The civilian deaths bring concern to those that worry ISIS will use them as anti-American propaganda.
Russian Federation criticized the United States on Sunday for what it said were "absurd statements" justifying the American-led coalition's possible role in more than 100 civilian deaths in Mosul last month.
Human rights and humanitarian aid groups estimate that hundreds of civilians have been killed or wounded in the more than 19,300 airstrikes and ground artillery attacks launched by the US and its allies since August 2014.
The Trump administration has stopped disclosing significant information about United States military involvement in Iraq and Syria, in a marked departure from Obama-era foreign policy.
In western Mosul, hundreds of thousands of civilians are trapped, and airstrikes are an essential part of the operation. However, this technological supremacy didn't prevent collateral damage from taking place, as what happened in Mosul where up to 250 civilians were killed in an airstrike on March 17 that was purportedly launched by the U.S. Army.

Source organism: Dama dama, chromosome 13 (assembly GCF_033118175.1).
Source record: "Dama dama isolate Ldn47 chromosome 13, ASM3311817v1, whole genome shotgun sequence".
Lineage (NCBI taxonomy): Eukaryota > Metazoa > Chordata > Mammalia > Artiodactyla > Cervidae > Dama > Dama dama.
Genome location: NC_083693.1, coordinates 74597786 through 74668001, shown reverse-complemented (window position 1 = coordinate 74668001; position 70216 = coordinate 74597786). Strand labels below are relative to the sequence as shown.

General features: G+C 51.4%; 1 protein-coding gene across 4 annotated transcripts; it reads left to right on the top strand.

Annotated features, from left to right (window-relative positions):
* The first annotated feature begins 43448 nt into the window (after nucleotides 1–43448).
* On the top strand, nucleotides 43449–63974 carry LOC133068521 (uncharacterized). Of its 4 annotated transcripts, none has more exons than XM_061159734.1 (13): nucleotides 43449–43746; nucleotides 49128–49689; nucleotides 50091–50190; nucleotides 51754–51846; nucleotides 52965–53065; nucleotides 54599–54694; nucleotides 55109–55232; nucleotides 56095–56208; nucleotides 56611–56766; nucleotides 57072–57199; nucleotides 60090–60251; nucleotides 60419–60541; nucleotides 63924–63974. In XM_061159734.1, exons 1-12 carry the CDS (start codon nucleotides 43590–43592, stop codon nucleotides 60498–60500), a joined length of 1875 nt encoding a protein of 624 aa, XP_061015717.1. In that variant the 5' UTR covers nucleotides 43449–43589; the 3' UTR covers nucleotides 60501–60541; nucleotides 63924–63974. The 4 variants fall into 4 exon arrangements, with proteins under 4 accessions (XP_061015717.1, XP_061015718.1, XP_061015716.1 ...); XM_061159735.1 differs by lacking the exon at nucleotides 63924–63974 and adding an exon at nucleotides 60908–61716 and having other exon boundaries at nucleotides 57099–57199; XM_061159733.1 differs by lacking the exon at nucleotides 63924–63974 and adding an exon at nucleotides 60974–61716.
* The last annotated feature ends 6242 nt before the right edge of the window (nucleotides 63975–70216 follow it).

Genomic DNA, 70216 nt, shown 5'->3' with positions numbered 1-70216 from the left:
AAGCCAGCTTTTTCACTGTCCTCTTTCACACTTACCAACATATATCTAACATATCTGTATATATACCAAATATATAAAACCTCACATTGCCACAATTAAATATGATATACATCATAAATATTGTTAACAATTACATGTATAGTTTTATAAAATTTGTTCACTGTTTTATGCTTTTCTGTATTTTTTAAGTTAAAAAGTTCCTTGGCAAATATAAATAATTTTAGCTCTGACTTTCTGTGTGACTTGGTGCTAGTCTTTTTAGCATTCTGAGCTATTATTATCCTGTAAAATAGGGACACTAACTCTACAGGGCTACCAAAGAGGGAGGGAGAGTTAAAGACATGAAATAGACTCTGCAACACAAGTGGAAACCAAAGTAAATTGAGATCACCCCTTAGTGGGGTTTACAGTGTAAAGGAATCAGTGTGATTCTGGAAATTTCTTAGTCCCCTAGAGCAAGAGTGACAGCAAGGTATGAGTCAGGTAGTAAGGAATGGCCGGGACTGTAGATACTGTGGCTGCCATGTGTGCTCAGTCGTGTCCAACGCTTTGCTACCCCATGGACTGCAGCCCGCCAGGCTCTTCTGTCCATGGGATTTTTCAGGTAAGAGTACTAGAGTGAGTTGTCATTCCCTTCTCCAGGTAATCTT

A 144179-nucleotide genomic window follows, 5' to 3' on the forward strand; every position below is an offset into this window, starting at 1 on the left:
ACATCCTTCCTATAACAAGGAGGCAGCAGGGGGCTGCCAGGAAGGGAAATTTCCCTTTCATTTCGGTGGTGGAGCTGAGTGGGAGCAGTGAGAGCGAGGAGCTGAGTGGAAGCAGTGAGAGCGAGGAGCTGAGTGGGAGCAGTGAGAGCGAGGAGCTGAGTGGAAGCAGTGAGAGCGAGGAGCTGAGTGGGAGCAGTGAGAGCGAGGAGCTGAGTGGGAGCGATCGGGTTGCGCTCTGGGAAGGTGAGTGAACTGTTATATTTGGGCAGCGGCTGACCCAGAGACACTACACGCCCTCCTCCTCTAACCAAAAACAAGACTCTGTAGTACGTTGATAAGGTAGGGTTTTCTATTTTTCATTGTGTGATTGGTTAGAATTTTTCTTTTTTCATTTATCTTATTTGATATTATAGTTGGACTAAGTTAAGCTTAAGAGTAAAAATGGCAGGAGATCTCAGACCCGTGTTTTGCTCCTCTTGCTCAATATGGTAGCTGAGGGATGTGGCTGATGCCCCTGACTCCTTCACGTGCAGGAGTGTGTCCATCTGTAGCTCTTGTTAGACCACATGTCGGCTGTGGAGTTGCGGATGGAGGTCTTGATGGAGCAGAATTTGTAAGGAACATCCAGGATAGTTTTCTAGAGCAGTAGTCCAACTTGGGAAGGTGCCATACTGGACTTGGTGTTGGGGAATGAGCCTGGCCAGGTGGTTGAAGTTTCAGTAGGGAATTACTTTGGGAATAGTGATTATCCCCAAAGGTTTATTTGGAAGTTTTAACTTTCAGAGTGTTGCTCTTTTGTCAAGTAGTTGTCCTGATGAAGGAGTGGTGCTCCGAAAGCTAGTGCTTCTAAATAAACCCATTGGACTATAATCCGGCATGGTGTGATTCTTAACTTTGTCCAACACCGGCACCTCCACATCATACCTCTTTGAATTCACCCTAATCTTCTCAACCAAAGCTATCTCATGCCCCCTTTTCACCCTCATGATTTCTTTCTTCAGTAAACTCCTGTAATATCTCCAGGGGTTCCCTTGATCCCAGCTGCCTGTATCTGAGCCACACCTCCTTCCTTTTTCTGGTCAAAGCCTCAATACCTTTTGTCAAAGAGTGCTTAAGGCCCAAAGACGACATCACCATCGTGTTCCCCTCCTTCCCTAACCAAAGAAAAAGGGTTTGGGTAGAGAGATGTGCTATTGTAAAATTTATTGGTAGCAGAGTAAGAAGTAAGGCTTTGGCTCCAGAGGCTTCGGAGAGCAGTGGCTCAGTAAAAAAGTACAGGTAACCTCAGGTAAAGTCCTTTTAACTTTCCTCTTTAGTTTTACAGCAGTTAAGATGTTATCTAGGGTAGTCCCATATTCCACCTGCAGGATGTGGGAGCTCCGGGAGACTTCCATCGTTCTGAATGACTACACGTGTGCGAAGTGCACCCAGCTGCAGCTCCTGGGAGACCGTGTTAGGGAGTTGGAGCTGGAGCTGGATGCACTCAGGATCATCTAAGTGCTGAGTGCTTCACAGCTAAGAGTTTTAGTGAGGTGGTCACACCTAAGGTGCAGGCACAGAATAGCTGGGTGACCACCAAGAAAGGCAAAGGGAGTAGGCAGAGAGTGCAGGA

A spokesman for the US-led coalition against ISIL could not immediately be reached for comment.
London-based NGO Airwars, which monitors civilian casualties of global air strikes, said victims of coalition bombs in Iraq and Syria increased in March to a level comparable with "some of the worst periods of Russian activity in Syria".
Scrocca said the coalition had observed the new ISIS tactic on video surveillance, but USA officials have not released the footage.
The assessment found.24 percent of the total number of strikes resulted in confirmed deaths of civilians. Iraqi intelligence has previously claimed Iyad al-Obaidi, also known as Fadel Haifa, is considered the deputy leader.
The Trump administration has ceased disclosing to the public when USA troops are deployed on the ground in Iraq and Syria, according to the Los Angeles Times.
There are reports that the big boss Baghdadi has been wounded and is recuperating in the vicinity of the Iraqi-Syrian border, but these remain unverified.
The commander of the US-led forces admitted this week that they "probably had a role" in casualties caused by an explosion on March 17, which local sources said left dozens of non-combatants dead.
The coalition's count is far less than human rights groups' estimates.